How seating impacts education

Classroom desks or chairs are organized in different ways depending on a teacher’s style of teaching. The desks may be organized in rows, a large circle, semi-circle, tables, or other layouts. The teacher may also have assigned or free seating.

The reason a teacher decides to organize their classroom could be for a variety of reasons. For example, if the class is group task oriented, the teacher may have their students in assigned clusters, based on who works best together. Similar situations may happen for ability level and behavior management.

A teachermagazine.com study in 1999 tested whether different seating arrangements led to students asking more questions. They tested traditional rows and a semicircle.

According to the researchers, “the results showed that question-asking was more frequent when the children were seated in the semicircular arrangement than in the row-and-column arrangement.”

Researchers learned that those sitting in a more central seat asked more questions per lesson displaying how seating can seriously impact the classroom setting.

In certain types of classes, some seating arrangements are more preferred than others. This could depend on the material being taught in each class, along with the teachers individual preference.

“In the beginning of the year, I always try to sit in the front row if possible. I have Attention Deficit Disorder (ADD) so it helps me focus a lot better. For discussion classes like history and English I prefer to sit in a large circle,” Danielle Gleaton (’19) said.

Although having the desks in rows may work best for some students in certain classes, it is not always the best layout in others.

“In art classes, it is definitely best to have large tables to spread materials apart and around. I cannot imagine an art class with desks instead of tables,” Ramie Hale (’19) said.

Mrs. Gallo, an English teacher  decided to put a unique twist to her seating arrangements. In her classroom there are bean bags, couches and other non-traditional seating available for her students.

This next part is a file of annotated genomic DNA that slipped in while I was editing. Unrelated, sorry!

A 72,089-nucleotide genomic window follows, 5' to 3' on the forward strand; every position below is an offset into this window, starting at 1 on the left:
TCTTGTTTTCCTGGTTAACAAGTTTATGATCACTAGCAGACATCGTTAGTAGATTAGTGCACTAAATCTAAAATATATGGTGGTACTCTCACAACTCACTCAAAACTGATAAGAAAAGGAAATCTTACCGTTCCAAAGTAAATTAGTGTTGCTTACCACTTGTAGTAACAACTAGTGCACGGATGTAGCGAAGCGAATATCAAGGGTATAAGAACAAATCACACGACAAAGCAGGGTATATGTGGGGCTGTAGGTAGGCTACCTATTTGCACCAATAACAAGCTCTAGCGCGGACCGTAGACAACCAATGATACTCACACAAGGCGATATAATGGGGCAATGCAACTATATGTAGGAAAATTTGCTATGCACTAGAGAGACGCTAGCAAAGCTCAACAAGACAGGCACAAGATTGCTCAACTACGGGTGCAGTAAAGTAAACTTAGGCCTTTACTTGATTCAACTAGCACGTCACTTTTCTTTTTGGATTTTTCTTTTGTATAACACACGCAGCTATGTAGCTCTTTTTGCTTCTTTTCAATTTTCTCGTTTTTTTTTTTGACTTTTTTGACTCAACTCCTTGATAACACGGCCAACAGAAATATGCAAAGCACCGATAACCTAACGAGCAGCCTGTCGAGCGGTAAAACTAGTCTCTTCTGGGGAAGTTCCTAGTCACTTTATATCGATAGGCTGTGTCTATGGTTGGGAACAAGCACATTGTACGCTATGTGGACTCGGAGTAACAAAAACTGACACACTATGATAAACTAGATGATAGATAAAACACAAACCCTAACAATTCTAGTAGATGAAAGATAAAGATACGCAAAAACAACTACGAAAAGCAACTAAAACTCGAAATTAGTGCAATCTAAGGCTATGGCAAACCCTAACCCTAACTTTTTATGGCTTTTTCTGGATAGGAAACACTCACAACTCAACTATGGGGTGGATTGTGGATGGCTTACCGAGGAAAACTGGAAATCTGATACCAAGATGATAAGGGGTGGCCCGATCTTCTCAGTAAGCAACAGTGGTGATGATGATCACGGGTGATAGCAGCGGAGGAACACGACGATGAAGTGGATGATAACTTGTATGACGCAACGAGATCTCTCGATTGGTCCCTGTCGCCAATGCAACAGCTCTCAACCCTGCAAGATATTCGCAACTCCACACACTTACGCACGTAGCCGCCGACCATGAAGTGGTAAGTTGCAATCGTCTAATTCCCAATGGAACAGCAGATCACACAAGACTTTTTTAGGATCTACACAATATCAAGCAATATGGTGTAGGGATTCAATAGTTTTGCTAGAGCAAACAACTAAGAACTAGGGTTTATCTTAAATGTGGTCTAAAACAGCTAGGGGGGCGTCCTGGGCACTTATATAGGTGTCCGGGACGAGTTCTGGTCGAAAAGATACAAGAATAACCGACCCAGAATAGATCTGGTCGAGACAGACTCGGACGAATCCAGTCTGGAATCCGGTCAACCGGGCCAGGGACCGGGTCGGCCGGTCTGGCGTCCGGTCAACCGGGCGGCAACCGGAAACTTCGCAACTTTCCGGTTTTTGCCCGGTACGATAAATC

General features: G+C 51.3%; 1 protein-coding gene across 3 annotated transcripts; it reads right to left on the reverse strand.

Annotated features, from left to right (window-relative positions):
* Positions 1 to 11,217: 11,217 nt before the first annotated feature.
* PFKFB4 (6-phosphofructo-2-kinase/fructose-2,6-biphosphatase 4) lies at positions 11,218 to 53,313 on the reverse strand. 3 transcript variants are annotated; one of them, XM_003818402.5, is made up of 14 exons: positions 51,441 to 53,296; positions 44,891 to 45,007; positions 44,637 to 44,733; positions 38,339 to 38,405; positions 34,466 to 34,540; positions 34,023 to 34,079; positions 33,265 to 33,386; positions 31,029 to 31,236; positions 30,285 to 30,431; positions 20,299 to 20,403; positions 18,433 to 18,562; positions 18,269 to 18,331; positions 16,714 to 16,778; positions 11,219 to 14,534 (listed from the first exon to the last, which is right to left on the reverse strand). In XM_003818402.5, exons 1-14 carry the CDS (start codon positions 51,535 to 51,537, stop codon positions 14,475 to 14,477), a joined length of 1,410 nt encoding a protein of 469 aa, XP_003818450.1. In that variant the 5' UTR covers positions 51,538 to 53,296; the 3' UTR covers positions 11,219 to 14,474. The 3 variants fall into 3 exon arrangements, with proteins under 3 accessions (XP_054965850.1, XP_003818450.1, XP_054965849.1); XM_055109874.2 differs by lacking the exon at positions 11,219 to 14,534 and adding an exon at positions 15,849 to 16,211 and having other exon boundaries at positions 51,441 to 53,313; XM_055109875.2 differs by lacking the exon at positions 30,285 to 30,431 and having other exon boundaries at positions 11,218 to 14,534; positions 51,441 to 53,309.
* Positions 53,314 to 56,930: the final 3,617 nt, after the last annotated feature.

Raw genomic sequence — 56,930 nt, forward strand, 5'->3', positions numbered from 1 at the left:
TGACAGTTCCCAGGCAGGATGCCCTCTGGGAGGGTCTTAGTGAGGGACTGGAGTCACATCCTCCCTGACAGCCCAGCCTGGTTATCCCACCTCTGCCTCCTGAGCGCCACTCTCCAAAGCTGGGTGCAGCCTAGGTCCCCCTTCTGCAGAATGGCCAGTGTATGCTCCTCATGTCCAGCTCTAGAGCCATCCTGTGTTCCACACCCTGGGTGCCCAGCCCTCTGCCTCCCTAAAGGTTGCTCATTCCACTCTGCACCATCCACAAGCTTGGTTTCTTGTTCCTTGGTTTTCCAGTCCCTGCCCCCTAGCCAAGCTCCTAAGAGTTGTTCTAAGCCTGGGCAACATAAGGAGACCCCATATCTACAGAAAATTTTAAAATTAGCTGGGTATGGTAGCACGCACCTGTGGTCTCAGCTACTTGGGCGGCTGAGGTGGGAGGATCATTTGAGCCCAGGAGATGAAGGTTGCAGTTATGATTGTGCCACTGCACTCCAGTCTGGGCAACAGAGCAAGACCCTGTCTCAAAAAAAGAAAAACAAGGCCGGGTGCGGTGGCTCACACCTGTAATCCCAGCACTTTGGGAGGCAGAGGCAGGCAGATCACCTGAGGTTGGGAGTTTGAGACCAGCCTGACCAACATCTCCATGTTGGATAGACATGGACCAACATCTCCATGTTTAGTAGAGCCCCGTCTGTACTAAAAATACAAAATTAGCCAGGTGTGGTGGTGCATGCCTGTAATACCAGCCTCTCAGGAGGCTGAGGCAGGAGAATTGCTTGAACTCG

“I like Mrs. Gallo’s classroom seating a lot because for this class specifically, the style of learning is more group work and talking with each other. It is not as effective to be in desks and rows. I look forward to this class because of the seating,” Tejas Vermani (’21) said.

Students that do not have this type of seating available to them  may feel like they are missing out. Many excel in this type of unconventional learning environment but unfortunately it may not be  available to them in school.

“I work best on a couch and a laptop. If we had laptops and iPads [in the classroom] it would be more of a ‘homey’ environment. I do not like sitting in a desk all day, I work best when I am comfortable,” Mikela Pirri (’21) said.

Students thrive in different atmospheres, whether they are more of a home-like environment or the traditional classroom setting.

“If I am going to do work in school, it needs to be in a school like environment. I could get very distracted with couches and other things that are not usually in a classroom around me,” Hannah Scherrer (’21) said.

With each seating arrangement comes issues, such as students with their backs to the board or a taller student blocking the view of the board.

More specifically, according to teachermagazine.com, “the lighting may be much better in one part of the room than elsewhere, it may be cold over by the windows, and perhaps too warm by the heating vent. The view of the blackboard differs dramatically from one part of the room to another, often because of a glare from the ceiling lights.”

Overall, the utilization of more creative seating arrangements has the potential to truly benefit the students at Westhill.

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